Even if a rabbi's followers fill his house from dawn to dusk, he can still be a hidden tzaddik, because there are always  hidden aspects of his life that no one knows. Rabbi Yechiel Michel Weinberg (Swiss rabbi, author of The Sridei Esh Responsa) called Rabbi Tzvi Yehuda a "modern day tzaddik".

Tzaddikim always hide and don’t' try to stand out. And Rav Tzvi Yehuda? Here is a Jew that the whole world considered a hidden tzaddik, but when it was time to stand up on the barricades and give his opinion on difficult issues, didn't care what would happen. Nothing could stand in his way when it was necessary to act boldly.

Once, in the month of Elul, when Rav Yisraeli's lecture was running late and some of the boys were hungry,  they walked out and began the evening prayer outside the lecture hall. They  not only acted with chutzpa, they also interfered with the lecture by making noise praying. Rav Tzvi Yehuda heard about it and came to the first Slichot (Ashkenazi) Service held late that Saturday night before Rosh Hashannah. While the cantor was putting on his prayer shawl, the rabbi took a shtender, banged on it and said:  "There will be no slichot until the boys who showed such chtzpa apologize to Rav Yisraeli". And the entire yeshiva waited until they did.

That was the best mussar (ethics, ed.)  lecture he could passibly have given, teaching the students to respect Torah sages – and, that students must not make light of Torah lectures, as, he said, it has been shown that they always regret it later on in life.

He would not enter the Beit Medrash to start a lecture until he saw the boys sitting up front to listen, because he did not want them to stop learning Gemara because of his arrival. Once he waited at the door and when they continued studying together without noticing his presence, went quietly home without lecturing. The boys soon came to his house and begged for the talk, so it took place next day at his home. How much more lowly each generation is than the one preceding it, he told them, and they understood the hinted message.

Rabbi Rakovsky of Hadassah Hospital told me that Rav Shlomo Zalman Auerbach zts"l came to visit Rav Tzvi Yehuda, explaining that he always learned something new that no one else had yet said from the son of Rav Avraham Yitzchak Kook. For example, Rav Tzvi Yehuda expounded the reason for saying "because You are the One we praise" in the middle of the blessing in the Silent Prayer that asks for G-d to heal our diseases, because even in the most personal and silently private of prayers, we must remember that our mission as a people on earth is to sing G-d's praises, and to be part of the group that does so.

At the funeral, one of the speakers said that Rav Tzvi Yehuda fought for Eretz Yisrael every day even when he was almost eighty years old. No one of our generation loved  this country as much as he, and even his death was on Adar 14 at 8 a.m., not the 15th, as the second day of Purim was established by Esther and Mordechai in honor of Eretz Yisrael where there were once walled cities.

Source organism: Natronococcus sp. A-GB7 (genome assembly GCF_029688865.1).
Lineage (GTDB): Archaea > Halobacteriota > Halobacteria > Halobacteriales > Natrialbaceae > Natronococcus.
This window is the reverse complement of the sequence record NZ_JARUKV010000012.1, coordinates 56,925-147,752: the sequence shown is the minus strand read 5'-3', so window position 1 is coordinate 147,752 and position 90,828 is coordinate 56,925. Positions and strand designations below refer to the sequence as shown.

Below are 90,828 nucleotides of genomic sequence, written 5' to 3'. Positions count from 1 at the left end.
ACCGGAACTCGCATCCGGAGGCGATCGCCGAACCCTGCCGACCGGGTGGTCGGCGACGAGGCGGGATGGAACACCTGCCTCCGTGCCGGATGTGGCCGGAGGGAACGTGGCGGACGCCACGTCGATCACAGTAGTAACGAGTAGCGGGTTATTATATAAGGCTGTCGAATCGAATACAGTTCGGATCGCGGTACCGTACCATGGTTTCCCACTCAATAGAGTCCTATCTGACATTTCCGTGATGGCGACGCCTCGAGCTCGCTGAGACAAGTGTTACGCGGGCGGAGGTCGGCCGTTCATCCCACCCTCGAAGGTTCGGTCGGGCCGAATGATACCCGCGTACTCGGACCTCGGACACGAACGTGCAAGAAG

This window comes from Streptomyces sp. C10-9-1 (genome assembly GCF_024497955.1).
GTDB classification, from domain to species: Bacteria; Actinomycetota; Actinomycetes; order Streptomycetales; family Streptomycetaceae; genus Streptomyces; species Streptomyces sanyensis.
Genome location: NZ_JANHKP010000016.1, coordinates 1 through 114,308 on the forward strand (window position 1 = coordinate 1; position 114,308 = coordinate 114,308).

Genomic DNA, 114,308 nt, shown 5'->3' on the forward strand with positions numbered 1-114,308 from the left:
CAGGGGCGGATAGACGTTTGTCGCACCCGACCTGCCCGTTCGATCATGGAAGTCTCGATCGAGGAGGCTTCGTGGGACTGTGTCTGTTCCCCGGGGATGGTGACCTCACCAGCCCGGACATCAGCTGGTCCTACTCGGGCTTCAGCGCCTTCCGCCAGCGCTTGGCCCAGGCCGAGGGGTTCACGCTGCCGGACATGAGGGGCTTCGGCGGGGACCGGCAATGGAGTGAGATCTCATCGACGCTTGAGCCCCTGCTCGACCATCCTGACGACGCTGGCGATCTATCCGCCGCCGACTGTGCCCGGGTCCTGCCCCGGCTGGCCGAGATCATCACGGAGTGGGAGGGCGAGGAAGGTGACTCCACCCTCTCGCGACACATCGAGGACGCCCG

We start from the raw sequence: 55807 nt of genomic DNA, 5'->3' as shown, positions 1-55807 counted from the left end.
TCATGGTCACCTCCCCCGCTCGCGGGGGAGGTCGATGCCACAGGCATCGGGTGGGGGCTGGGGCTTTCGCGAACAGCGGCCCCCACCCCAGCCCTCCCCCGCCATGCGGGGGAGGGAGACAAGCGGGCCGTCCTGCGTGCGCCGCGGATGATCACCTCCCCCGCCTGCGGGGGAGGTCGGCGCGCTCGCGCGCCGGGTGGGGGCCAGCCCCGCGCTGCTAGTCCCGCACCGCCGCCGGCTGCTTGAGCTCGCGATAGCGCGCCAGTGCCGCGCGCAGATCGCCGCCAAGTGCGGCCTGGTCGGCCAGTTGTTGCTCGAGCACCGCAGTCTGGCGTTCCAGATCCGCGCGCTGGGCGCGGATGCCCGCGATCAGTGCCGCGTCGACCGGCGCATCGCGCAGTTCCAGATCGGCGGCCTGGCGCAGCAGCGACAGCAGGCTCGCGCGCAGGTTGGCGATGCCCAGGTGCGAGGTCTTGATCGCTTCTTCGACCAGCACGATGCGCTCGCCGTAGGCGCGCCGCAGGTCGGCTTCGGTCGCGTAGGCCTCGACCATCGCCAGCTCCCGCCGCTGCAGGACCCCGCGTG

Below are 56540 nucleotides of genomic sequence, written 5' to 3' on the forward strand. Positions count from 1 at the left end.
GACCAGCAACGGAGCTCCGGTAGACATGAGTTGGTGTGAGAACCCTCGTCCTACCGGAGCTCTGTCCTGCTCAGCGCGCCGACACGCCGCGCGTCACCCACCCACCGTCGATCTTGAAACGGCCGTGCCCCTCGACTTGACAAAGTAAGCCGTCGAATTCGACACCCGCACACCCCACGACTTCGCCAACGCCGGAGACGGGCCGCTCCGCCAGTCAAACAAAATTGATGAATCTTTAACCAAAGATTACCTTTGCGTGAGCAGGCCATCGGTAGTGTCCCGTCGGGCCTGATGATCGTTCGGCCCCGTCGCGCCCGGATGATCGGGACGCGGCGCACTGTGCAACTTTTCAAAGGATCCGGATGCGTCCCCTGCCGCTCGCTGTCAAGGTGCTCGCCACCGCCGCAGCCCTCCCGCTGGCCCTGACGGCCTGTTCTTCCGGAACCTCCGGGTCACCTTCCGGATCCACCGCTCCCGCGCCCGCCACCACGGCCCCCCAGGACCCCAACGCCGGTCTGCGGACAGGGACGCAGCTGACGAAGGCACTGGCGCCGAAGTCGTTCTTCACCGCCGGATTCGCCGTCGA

He had great and boundless love for those who learned Torah, loved Torah, respected Torah and yeshivas wherever they were.

Once he had trouble explaining an idea to his students and he stopped giving talks for a while. When asked, he said that it says that he who fears G-d is understood, so that he must be lacking that quality...

He would repeat the Talmudic saying that he who seeks honor only finds that honor escapes him, but added that he who tries to avoid being honored all his life will  have it catch up with him on the day of his death. And that is what happened – in the middle of Purim, the streets were filled with students and masses of others who came to give him the last honor of attending his funeral. We at the yeshiva knew that the real honor is always Torah,even if the media do not write one word about it.

The greatest honor is Torah, spreading Torah so that its influence gets mightier and mightier,, that is the greatest honor any man can acquire.

I remember how Rav Tzvi Yehuda helped "Yad LeAchim", the group that fights missionary work in Israel and donated funds to them - and when he sent students to demonstrate against the performance of the Messiah in Jerusalem (because it called Christ the Messiah, ed.) , and when some of the boys were arrested, he and all the rabbis of Jerusalem gathered at the old yeshiva courtyard, gave shiurim and marched with them to the jail in the Russian compound.  One must be willing to sacrifice for one' s beliefs, every step one takes must be a levelheaded one, he said, and as it says in the Gemara,  there are commandments you can delegate but there are others that you must do on your own.

I have tried to grasp part of the hem of Rav Tzvi Yehuda's mantle of greatness to tell you about it, in the hope that his merits and his great love of spreading Torah will find a true and pure way into our souls.  May his memory be for a blessing.